[Show abstract][Hide abstract] ABSTRACT: Senataxin is encoded by the SETX gene and is mainly involved in two different neurodegenerative diseases, the dominant juvenile form of amyotrophic lateral sclerosis type 4 and a recessive form of ataxia with oculomotor apraxia type 2. Based on protein homology, senataxin is predicted to be a putative DNA/RNA helicase, while senataxin interactors from patients' lymphoblast cell lines suggest a possible involvement of the protein in different aspects of RNA metabolism. Except for an increased sensitivity to oxidative DNA damaging agents shown by some ataxia with neuropathy patients' cell lines, no data are available about possible functional consequences of dominant SETX mutations and no studies address the function of senataxin in neurons. To start elucidating the physiological role of senataxin in neurons and how disease-causing mutations in this protein lead to neurodegeneration, we analysed the effect of senataxin on neuronal differentiation in primary hippocampal neurons and retinoic acid-treated P19 cells by modulating the expression levels of wild-type senataxin and three different dominant mutant forms of the protein. Wild-type senataxin overexpression was required and sufficient to trigger neuritogenesis and protect cells from apoptosis during differentiation. These actions were reversed by silencing of senataxin. In contrast, overexpression of the dominant mutant forms did not affect the regular differentiation process in primary hippocampal neurons. Analysis of the cellular pathways leading to neuritogenesis and cytoprotection revealed a role of senataxin in modulating the expression levels and signalling activity of fibroblast growth factor 8. Silencing of senataxin reduced, while overexpression enhanced, fibroblast growth factor 8 expression levels and the phosphorylation of related target kinases and effector proteins. The effects of senataxin overexpression were prevented when fibroblast growth factor 8 signalling was inhibited, while exogenous fibroblast growth factor 8 reversed the effects of senataxin silencing. Overall, these results reveal a key role of senataxin in neuronal differentiation through the fibroblast growth factor 8 signalling and provide initial molecular bases to explain the neurodegeneration associated with loss-of-function mutations in senataxin found in recessive ataxia. The lack of effect on neuritogenesis observed with the overexpression of the dominant mutant forms of senataxin apparently excludes a dominant negative effect of these mutants while favouring haploinsufficiency as the pathogenic mechanism implicated in the amyotrophic lateral sclerosis 4-related degenerative condition. Alternatively, a different protein function, other than the one involved in neuritogenesis, may be implicated in these dominant degenerative processes.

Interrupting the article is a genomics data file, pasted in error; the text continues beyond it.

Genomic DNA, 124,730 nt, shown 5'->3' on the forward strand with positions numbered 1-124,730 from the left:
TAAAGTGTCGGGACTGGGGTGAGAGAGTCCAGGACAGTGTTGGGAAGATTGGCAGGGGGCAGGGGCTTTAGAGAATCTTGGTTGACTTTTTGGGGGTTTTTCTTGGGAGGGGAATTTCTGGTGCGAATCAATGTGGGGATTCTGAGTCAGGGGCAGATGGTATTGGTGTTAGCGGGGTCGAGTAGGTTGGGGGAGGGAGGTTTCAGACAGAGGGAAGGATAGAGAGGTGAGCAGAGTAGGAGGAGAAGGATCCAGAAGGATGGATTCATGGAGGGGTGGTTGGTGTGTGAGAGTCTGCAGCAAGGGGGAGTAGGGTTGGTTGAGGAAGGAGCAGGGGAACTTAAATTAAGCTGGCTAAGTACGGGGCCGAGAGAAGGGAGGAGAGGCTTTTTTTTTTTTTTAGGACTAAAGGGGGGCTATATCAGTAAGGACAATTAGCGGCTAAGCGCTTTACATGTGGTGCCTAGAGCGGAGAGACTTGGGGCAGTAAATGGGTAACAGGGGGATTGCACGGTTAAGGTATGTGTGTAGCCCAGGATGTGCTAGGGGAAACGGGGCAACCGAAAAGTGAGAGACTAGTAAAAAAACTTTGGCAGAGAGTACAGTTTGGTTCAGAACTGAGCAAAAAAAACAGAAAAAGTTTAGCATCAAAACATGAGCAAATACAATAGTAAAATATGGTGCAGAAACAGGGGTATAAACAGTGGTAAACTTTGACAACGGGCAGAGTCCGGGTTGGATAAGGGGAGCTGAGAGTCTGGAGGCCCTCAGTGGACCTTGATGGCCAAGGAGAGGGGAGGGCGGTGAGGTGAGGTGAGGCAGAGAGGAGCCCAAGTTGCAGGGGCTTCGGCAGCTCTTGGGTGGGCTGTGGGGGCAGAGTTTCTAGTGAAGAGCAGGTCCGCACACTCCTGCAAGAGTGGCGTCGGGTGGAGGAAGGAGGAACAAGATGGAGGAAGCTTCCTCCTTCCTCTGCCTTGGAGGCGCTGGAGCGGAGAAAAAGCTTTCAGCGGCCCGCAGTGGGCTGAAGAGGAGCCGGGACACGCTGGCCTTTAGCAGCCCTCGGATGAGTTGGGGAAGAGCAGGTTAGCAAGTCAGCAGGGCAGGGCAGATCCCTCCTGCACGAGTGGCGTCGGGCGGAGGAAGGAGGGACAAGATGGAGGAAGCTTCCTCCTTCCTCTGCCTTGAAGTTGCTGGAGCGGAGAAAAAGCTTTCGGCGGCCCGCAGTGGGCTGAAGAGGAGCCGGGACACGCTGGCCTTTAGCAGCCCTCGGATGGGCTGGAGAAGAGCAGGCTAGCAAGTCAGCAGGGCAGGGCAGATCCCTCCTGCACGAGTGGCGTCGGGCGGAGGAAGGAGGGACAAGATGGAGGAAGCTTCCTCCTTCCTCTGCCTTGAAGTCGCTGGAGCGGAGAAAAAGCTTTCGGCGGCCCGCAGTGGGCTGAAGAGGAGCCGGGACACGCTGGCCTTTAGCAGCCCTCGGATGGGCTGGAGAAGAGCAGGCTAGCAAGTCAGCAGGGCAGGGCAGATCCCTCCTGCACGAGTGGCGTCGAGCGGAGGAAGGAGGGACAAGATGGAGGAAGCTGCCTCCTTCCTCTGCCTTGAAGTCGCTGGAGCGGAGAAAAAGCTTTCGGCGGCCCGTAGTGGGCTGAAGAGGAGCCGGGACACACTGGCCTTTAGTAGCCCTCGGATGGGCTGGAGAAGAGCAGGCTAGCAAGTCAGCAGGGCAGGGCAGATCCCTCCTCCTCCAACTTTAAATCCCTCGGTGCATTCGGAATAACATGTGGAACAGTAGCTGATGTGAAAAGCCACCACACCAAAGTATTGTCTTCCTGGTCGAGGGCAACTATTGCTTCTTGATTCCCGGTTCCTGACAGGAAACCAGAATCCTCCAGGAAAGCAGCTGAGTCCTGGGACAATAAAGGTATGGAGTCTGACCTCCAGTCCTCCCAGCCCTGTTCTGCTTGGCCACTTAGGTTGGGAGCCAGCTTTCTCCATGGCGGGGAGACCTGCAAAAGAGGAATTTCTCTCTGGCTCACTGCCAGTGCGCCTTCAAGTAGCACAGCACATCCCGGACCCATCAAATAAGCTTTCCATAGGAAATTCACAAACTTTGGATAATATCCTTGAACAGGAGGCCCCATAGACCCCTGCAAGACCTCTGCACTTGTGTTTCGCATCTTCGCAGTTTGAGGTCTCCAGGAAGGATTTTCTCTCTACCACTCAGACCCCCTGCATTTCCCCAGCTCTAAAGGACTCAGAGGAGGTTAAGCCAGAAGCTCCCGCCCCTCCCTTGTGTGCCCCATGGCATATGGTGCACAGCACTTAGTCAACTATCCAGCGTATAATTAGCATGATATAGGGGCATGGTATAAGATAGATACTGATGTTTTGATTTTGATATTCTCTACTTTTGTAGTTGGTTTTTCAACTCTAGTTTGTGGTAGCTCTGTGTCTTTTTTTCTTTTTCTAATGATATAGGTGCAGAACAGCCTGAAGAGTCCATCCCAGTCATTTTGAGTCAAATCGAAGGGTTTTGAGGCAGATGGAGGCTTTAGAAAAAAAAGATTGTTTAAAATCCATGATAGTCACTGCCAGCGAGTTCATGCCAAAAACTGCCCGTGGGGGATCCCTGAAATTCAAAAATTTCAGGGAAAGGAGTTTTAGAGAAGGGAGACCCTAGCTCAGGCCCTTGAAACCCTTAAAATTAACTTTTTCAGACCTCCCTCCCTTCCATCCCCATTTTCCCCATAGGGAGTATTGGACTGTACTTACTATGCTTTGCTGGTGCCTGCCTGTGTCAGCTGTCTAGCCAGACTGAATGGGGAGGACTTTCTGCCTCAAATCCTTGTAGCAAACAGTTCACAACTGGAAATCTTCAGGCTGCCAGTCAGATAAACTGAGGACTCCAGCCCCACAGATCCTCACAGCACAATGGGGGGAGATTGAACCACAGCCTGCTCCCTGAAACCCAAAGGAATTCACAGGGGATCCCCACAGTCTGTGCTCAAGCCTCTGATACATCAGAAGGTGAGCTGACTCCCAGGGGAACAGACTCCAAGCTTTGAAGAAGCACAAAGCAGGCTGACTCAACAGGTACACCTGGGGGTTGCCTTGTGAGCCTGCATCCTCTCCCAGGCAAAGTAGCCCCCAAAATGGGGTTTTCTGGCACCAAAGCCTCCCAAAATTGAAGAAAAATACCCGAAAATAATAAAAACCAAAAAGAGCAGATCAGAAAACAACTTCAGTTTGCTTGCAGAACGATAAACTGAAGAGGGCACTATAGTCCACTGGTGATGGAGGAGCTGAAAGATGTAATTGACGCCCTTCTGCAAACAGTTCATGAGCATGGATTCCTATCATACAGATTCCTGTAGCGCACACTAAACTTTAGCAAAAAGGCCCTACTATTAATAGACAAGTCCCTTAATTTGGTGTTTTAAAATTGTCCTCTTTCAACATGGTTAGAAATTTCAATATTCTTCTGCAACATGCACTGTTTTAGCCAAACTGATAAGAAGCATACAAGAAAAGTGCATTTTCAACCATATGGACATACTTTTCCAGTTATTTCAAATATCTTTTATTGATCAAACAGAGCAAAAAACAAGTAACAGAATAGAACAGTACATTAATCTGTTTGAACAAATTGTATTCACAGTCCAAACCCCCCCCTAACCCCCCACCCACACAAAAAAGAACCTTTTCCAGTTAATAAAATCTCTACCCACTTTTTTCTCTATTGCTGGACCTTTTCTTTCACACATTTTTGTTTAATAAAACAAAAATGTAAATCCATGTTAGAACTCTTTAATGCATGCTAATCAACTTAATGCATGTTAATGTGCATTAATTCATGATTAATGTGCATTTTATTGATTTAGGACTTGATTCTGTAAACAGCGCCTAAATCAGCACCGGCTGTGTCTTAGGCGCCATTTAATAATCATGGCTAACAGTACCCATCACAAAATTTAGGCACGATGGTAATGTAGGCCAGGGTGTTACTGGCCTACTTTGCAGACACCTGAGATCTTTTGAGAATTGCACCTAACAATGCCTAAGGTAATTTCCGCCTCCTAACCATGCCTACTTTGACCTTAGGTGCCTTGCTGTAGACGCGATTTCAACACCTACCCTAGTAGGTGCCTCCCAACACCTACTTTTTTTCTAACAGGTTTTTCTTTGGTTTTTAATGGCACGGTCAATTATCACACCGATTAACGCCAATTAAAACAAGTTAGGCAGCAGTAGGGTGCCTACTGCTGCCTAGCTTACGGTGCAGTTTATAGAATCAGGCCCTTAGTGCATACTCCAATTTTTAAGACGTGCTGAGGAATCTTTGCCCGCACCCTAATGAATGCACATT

[Show abstract][Hide abstract] ABSTRACT: The SLC2A10 gene located on chromosome 20q13.1 encodes the facilitative glucose transporter 10 (GLUT10), a class III member of the SLC2A facilitative glucose transporter family. Mutations in the human SLC2A10 gene cause arterial tortuosity syndrome (ATS), a rare autosomal recessive connective tissue disorder. In this work, we report the characterization of the slc2a10 ortholog gene in zebrafish (Danio rerio) and its expression pattern during embryonic development and in adult tissues. The slc2a10 gene consists of 5 exons, spanning 8 kb and mapping to a region on chromosome 11 that exhibits conserved synteny with human chromosome 20. The gene encodes Glut10, a 513 amino acid protein that maintains the 12 transmembrane domain structure typical of the GLUTs family, and shares the specific functional motifs involved in sugar transport with the vertebrate GLUT10. RT-PCR analysis showed that two specific splice variants, both including the 5’-UTR region, were expressed during embryogenesis and in different adult zebrafish tissues and organs. In situ hybridization analyses demonstrated a maternal origin of the total slc2a10 mRNA and its ubiquitous distribution until the early somitogenesis stage. In later embryonic stages, slc2a10 mRNA was detected in the otic vesicles, hatching gland cells, pectoral fin, posterior tectum and swim bladder. Overall, these results suggest a wide role of slc2a10 during zebrafish development.
The International journal of developmental biology 03/2011; 55(2):229-36. DOI:10.1387/ijdb.103179nc · 1.90 Impact Factor
[Show abstract][Hide abstract] ABSTRACT: Protein transport between the trans-Golgi network and endosomes is mediated by transport vesicles formed by the adaptor-protein complex AP-1, consisting of the adaptins γ1, β1, μ1, σ1. Mammalia express μ1A ubiquitously and isoform μ1B in polarized epithelia. Mouse γ1 or μ1A 'knock out's revealed that AP-1 is indispensable for embryonic development. We isolated μ1A and μ1B from Danio rerio. Analysis of μ1A and μ1B expression revealed tissue-specific expression for either one during embryogenesis and in adult tissues in contrast to their expression in mammalia. μ1B transcript was detected in organs of endodermal derivation and "knock-down" experiments gave rise to embryos defective in formation of intestine, liver, and pronephric ducts. Development ceased at 7-8 dpf. μ1B is not expressed in murine liver, indicating loss of μ1B expression and establishment of alternative sorting mechanisms during mammalian development.